The reality, says Josten, is that the attorney’s first priority will always be what they are paid to do — and that is to participate as members of the legal team. “When the partner side wins, the management side is on the outs.”
Another advantage to professional management is the ability to make business decisions untarnished by personal considerations. Under the old split-role system, a business manager who was also a longtime partner in the firm would often shy away from difficult but necessary conversations (such as a termination or a de-equitization) with attorneys regarded as a friend. Yoshimura puts it this way: “An objective third party can look at things from a business perspective and engage in a discussion that is clearer and less emotional.”
All this is not to say that the legal world lacks idiosyncratic challenges for the recruited business manager. “From a business perspective, there is the inability to work with clients that have legal conflicting situations,” says Yoshimura. “That is relatively unique, since in most industries you can typically work for direct competitors without major issues.”
“Firms of all sizes are starting to realize that expertise from outside the legal environment can bring fresh ideas to the development of efficient and profitable operations.”
“The second big difference is that in most other professional service industries, partners have a much higher sense of company ownership,” says Yoshimura. “I don’t mean from a financial perspective, but from a feeling of responsibility for spending a lot of time improving the firm, developing the people and contributing in ways other than doing client work. Many law firm partners view their firm as a work platform and as a source of resources for their success.”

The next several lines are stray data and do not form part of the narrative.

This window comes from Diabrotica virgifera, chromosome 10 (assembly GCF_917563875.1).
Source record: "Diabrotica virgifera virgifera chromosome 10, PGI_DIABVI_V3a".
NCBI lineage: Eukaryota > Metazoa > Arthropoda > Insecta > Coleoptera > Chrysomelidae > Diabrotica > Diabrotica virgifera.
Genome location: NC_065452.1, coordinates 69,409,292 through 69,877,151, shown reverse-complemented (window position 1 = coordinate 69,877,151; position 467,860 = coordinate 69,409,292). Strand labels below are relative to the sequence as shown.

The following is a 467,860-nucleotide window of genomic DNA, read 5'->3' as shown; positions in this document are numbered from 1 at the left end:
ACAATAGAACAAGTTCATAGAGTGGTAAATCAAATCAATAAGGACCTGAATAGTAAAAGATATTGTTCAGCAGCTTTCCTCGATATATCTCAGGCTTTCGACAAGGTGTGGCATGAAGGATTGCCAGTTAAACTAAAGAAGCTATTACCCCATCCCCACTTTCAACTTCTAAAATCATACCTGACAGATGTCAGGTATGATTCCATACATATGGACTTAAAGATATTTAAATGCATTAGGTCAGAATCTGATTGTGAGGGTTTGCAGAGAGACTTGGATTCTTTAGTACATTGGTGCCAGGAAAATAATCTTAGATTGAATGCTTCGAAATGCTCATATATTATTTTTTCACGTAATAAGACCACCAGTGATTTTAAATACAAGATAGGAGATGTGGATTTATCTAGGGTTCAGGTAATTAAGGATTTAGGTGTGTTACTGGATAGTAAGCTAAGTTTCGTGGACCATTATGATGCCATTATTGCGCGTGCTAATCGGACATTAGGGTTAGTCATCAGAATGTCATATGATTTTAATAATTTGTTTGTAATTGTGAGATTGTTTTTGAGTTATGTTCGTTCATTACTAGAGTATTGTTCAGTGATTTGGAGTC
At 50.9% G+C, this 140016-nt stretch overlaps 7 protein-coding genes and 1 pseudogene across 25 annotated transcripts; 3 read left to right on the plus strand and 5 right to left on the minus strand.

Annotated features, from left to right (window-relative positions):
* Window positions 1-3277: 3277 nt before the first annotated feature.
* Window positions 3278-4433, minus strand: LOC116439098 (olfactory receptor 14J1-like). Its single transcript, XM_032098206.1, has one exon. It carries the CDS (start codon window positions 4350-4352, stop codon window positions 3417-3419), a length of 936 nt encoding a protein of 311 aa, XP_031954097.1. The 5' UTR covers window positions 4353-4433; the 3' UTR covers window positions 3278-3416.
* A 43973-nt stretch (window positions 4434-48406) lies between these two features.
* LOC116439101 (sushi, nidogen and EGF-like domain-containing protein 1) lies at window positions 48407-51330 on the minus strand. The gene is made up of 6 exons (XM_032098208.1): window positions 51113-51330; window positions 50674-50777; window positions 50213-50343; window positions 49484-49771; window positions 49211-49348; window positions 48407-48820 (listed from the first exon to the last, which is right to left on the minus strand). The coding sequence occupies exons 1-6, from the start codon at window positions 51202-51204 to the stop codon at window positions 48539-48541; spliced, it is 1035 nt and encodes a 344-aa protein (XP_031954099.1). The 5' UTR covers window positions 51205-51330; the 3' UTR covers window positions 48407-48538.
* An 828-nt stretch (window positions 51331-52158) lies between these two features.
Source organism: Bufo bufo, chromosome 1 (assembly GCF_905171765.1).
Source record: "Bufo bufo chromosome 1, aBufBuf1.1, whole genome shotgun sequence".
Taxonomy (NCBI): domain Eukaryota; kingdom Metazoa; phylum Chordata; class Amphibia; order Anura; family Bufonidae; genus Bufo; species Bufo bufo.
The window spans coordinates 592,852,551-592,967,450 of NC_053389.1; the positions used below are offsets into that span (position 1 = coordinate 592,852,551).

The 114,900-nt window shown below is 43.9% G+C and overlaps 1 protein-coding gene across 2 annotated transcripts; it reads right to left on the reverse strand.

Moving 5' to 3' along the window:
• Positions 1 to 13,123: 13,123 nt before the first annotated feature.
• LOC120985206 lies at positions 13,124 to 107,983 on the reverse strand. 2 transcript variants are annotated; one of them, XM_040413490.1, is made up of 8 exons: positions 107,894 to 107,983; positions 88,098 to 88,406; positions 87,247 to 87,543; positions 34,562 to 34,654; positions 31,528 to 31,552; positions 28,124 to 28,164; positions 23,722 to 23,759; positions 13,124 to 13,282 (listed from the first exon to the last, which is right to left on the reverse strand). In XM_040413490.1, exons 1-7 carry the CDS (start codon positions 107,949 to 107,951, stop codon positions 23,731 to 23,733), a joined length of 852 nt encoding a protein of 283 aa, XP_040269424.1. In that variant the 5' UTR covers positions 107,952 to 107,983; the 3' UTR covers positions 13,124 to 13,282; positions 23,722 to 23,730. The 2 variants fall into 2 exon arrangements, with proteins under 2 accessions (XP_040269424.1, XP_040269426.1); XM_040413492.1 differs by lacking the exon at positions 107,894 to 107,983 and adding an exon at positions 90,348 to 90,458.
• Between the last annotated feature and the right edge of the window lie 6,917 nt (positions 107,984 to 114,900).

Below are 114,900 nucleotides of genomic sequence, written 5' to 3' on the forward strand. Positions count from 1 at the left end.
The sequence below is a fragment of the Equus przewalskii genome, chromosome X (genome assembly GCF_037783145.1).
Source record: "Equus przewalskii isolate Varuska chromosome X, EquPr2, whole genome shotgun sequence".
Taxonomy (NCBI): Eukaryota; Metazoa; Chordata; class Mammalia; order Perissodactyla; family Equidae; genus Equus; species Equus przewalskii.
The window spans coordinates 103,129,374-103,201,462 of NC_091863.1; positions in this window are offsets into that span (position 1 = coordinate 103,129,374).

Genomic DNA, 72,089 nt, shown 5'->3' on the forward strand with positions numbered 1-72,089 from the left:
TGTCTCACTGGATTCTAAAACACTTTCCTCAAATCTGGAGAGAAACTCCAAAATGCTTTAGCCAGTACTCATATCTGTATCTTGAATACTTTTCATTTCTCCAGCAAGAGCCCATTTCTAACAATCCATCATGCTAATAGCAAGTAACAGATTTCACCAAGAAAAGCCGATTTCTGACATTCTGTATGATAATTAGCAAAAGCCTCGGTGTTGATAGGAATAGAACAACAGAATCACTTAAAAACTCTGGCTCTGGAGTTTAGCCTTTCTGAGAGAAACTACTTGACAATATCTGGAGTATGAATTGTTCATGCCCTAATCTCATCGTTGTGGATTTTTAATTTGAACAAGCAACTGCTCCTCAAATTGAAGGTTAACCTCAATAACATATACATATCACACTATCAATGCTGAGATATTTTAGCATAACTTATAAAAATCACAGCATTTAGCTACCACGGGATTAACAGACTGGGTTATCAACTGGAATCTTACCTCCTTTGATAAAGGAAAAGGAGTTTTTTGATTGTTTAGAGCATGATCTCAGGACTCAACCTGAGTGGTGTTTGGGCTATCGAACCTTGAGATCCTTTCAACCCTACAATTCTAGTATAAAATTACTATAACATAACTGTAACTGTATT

Both of those unique characteristics can throw roadblocks in the way of proposed initiatives intended to expand business operations or strengthen internal operations. So can the need to obtain consensus on key decisions. “At any other business, when a good idea bubbles up, you can say, ‘That’s a good idea. Let’s do it,’” says Josten. “But at a law firm you have to say, ‘That’s a good idea. Let’s put it to a partnership vote.’”
The need for decision-by-committee creates inherent tensions for any professional manager trying to push new ideas. Matters are not helped by the typical lawyer’s conservative managerial mindset — one that can resist initiatives that involve risk. Failed initiatives can also bring unpleasant repercussions. “Research shows that lawyers are less resilient,” says Josten. “Things don’t necessarily roll off their backs all that readily. Mistakes tend to rattle them.”